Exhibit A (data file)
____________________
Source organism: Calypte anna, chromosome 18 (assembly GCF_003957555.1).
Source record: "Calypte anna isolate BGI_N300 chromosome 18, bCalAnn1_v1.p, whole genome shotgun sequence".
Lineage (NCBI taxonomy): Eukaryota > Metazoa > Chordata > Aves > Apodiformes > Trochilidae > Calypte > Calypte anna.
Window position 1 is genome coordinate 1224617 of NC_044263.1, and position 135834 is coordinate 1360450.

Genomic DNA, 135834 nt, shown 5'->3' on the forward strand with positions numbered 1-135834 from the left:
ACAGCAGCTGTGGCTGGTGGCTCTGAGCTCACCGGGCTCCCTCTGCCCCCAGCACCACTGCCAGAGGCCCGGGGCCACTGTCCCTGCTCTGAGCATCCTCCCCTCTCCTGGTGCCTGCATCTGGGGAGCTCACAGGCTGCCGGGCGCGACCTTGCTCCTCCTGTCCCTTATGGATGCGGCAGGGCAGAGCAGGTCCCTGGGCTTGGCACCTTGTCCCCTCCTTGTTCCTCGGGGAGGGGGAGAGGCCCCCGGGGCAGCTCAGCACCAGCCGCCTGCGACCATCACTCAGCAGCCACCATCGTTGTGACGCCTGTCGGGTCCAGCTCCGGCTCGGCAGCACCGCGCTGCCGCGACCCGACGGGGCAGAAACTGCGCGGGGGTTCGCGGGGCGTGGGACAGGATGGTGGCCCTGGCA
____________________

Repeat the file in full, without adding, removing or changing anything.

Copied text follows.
Source organism: Calypte anna, chromosome 18 (assembly GCF_003957555.1).
Source record: "Calypte anna isolate BGI_N300 chromosome 18, bCalAnn1_v1.p, whole genome shotgun sequence".
Lineage (NCBI taxonomy): Eukaryota > Metazoa > Chordata > Aves > Apodiformes > Trochilidae > Calypte > Calypte anna.
Window position 1 is genome coordinate 1224617 of NC_044263.1, and position 135834 is coordinate 1360450.

Genomic DNA, 135834 nt, shown 5'->3' on the forward strand with positions numbered 1-135834 from the left:
ACAGCAGCTGTGGCTGGTGGCTCTGAGCTCACCGGGCTCCCTCTGCCCCCAGCACCACTGCCAGAGGCCCGGGGCCACTGTCCCTGCTCTGAGCATCCTCCCCTCTCCTGGTGCCTGCATCTGGGGAGCTCACAGGCTGCCGGGCGCGACCTTGCTCCTCCTGTCCCTTATGGATGCGGCAGGGCAGAGCAGGTCCCTGGGCTTGGCACCTTGTCCCCTCCTTGTTCCTCGGGGAGGGGGAGAGGCCCCCGGGGCAGCTCAGCACCAGCCGCCTGCGACCATCACTCAGCAGCCACCATCGTTGTGACGCCTGTCGGGTCCAGCTCCGGCTCGGCAGCACCGCGCTGCCGCGACCCGACGGGGCAGAAACTGCGCGGGGGTTCGCGGGGCGTGGGACAGGATGGTGGCCCTGGCA